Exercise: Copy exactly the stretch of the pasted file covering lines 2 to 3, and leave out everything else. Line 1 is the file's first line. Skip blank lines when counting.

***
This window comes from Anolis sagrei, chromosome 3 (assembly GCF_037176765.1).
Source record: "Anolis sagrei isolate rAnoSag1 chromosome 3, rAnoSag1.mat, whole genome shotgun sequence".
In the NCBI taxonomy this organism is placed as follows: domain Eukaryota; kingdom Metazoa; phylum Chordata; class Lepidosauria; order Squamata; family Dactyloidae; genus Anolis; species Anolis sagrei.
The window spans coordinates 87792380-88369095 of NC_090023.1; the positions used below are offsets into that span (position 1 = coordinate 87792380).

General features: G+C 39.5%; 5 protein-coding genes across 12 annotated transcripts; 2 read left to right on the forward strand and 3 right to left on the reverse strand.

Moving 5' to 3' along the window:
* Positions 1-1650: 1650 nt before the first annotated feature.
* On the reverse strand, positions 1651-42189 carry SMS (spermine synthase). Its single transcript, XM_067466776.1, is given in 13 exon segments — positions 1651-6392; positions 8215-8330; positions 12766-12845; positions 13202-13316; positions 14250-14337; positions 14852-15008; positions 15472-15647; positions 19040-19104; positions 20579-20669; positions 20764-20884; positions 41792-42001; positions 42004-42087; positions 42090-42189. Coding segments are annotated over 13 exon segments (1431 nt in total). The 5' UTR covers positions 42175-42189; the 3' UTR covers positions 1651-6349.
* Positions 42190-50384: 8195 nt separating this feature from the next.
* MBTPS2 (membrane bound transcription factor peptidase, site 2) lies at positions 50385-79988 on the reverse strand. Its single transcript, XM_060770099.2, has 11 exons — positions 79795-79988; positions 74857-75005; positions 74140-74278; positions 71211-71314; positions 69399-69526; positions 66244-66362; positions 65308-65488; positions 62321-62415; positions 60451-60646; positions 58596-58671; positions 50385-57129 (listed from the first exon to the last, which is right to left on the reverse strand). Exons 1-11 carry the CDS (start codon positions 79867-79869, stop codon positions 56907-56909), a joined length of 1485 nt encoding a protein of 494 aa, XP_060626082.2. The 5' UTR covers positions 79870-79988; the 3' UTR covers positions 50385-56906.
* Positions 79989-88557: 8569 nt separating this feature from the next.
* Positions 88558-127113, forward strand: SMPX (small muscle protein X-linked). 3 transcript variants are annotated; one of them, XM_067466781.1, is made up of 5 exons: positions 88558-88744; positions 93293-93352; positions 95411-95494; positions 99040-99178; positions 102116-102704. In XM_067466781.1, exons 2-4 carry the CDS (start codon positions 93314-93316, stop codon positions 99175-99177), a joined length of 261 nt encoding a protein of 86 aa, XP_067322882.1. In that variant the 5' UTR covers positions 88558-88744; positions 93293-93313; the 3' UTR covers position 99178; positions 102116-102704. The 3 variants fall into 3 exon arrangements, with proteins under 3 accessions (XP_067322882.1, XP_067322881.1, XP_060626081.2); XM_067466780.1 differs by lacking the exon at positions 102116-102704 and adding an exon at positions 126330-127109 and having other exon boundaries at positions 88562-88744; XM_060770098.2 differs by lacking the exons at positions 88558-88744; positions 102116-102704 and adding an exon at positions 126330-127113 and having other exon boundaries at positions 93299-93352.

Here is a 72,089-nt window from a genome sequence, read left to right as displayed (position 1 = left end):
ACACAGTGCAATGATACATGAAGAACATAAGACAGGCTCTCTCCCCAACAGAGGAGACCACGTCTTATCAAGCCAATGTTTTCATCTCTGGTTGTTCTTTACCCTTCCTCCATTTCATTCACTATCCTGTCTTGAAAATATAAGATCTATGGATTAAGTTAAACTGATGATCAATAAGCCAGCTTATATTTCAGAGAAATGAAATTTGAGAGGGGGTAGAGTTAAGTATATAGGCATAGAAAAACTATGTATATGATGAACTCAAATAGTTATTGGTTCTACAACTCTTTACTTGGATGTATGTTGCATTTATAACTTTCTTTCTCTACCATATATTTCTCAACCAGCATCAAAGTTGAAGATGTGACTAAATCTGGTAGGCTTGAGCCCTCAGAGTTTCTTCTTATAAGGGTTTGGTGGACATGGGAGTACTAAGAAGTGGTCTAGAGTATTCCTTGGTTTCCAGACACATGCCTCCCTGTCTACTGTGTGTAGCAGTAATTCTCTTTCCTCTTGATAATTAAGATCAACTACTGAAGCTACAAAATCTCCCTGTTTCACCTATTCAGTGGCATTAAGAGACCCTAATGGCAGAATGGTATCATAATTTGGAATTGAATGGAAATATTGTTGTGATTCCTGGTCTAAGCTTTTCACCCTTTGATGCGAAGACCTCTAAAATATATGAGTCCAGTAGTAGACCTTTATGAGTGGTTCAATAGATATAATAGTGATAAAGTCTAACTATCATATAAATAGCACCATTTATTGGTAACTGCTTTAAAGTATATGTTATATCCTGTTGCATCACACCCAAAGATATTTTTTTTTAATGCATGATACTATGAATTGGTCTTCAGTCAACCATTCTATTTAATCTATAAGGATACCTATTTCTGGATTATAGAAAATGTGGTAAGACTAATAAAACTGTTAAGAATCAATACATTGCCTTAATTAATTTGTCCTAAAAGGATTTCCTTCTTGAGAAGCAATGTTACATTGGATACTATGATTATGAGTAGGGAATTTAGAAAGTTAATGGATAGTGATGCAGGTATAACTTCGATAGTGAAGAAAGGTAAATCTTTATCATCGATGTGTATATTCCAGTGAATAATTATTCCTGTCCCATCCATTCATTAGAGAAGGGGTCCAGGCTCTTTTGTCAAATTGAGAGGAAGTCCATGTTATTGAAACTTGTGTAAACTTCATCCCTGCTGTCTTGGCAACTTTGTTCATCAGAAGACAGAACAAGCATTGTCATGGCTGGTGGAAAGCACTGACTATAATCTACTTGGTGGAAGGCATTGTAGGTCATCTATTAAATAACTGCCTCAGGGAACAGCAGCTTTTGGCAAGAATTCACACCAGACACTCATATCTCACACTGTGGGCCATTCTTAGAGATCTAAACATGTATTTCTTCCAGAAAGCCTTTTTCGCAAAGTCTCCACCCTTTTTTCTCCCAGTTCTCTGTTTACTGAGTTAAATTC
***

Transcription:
Source record: "Anolis sagrei isolate rAnoSag1 chromosome 3, rAnoSag1.mat, whole genome shotgun sequence".
In the NCBI taxonomy this organism is placed as follows: domain Eukaryota; kingdom Metazoa; phylum Chordata; class Lepidosauria; order Squamata; family Dactyloidae; genus Anolis; species Anolis sagrei.